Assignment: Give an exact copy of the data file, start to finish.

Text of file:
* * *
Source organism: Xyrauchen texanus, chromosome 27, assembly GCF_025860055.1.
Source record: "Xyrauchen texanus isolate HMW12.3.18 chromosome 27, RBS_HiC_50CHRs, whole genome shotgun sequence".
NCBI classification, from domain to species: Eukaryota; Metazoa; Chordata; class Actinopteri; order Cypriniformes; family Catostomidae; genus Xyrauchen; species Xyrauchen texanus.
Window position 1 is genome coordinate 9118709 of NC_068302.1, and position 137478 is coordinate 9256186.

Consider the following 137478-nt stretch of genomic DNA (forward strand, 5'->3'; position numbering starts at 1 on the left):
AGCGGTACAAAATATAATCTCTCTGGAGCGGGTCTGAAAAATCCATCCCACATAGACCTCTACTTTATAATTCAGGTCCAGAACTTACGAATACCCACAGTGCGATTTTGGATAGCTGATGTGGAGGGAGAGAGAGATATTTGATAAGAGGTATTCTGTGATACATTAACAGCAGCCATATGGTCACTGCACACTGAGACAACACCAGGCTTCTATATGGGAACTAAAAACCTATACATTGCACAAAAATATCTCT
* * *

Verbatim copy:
Source organism: Xyrauchen texanus, chromosome 27, assembly GCF_025860055.1.
Source record: "Xyrauchen texanus isolate HMW12.3.18 chromosome 27, RBS_HiC_50CHRs, whole genome shotgun sequence".
NCBI classification, from domain to species: Eukaryota; Metazoa; Chordata; class Actinopteri; order Cypriniformes; family Catostomidae; genus Xyrauchen; species Xyrauchen texanus.
Window position 1 is genome coordinate 9118709 of NC_068302.1, and position 137478 is coordinate 9256186.

Consider the following 137478-nt stretch of genomic DNA (forward strand, 5'->3'; position numbering starts at 1 on the left):
AGCGGTACAAAATATAATCTCTCTGGAGCGGGTCTGAAAAATCCATCCCACATAGACCTCTACTTTATAATTCAGGTCCAGAACTTACGAATACCCACAGTGCGATTTTGGATAGCTGATGTGGAGGGAGAGAGAGATATTTGATAAGAGGTATTCTGTGATACATTAACAGCAGCCATATGGTCACTGCACACTGAGACAACACCAGGCTTCTATATGGGAACTAAAAACCTATACATTGCACAAAAATATCTCT